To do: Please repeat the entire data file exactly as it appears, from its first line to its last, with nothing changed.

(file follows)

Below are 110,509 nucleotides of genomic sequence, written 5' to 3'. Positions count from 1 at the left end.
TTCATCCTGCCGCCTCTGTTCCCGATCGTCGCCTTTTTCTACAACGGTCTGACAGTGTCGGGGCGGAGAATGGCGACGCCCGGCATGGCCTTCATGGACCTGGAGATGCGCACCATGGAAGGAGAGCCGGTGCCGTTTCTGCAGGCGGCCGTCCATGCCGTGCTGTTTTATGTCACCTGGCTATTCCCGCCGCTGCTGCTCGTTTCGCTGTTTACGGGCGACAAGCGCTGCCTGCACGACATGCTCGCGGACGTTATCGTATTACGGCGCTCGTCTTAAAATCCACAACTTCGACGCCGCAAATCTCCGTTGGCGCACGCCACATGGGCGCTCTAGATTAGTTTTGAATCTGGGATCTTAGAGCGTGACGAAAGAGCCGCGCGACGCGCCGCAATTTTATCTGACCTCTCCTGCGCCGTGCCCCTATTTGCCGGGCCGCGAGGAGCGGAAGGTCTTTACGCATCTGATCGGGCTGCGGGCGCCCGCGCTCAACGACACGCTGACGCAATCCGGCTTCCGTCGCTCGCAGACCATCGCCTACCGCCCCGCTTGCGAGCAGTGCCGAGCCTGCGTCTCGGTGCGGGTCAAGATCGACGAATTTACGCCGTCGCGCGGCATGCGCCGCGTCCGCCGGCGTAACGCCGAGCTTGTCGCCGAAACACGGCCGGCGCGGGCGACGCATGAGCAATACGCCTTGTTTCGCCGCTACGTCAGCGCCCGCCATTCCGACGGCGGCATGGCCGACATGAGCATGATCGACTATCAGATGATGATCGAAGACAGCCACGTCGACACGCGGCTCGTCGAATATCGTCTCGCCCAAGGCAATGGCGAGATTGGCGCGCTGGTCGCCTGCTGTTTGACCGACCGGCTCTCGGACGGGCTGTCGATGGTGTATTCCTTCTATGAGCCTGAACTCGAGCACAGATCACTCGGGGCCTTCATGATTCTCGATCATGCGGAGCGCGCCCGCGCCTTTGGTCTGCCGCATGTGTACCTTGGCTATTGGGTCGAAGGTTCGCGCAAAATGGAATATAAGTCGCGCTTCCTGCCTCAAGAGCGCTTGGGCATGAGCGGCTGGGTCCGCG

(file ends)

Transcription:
Below are 110,509 nucleotides of genomic sequence, written 5' to 3'. Positions count from 1 at the left end.
TTCATCCTGCCGCCTCTGTTCCCGATCGTCGCCTTTTTCTACAACGGTCTGACAGTGTCGGGGCGGAGAATGGCGACGCCCGGCATGGCCTTCATGGACCTGGAGATGCGCACCATGGAAGGAGAGCCGGTGCCGTTTCTGCAGGCGGCCGTCCATGCCGTGCTGTTTTATGTCACCTGGCTATTCCCGCCGCTGCTGCTCGTTTCGCTGTTTACGGGCGACAAGCGCTGCCTGCACGACATGCTCGCGGACGTTATCGTATTACGGCGCTCGTCTTAAAATCCACAACTTCGACGCCGCAAATCTCCGTTGGCGCACGCCACATGGGCGCTCTAGATTAGTTTTGAATCTGGGATCTTAGAGCGTGACGAAAGAGCCGCGCGACGCGCCGCAATTTTATCTGACCTCTCCTGCGCCGTGCCCCTATTTGCCGGGCCGCGAGGAGCGGAAGGTCTTTACGCATCTGATCGGGCTGCGGGCGCCCGCGCTCAACGACACGCTGACGCAATCCGGCTTCCGTCGCTCGCAGACCATCGCCTACCGCCCCGCTTGCGAGCAGTGCCGAGCCTGCGTCTCGGTGCGGGTCAAGATCGACGAATTTACGCCGTCGCGCGGCATGCGCCGCGTCCGCCGGCGTAACGCCGAGCTTGTCGCCGAAACACGGCCGGCGCGGGCGACGCATGAGCAATACGCCTTGTTTCGCCGCTACGTCAGCGCCCGCCATTCCGACGGCGGCATGGCCGACATGAGCATGATCGACTATCAGATGATGATCGAAGACAGCCACGTCGACACGCGGCTCGTCGAATATCGTCTCGCCCAAGGCAATGGCGAGATTGGCGCGCTGGTCGCCTGCTGTTTGACCGACCGGCTCTCGGACGGGCTGTCGATGGTGTATTCCTTCTATGAGCCTGAACTCGAGCACAGATCACTCGGGGCCTTCATGATTCTCGATCATGCGGAGCGCGCCCGCGCCTTTGGTCTGCCGCATGTGTACCTTGGCTATTGGGTCGAAGGTTCGCGCAAAATGGAATATAAGTCGCGCTTCCTGCCTCAAGAGCGCTTGGGCATGAGCGGCTGGGTCCGCG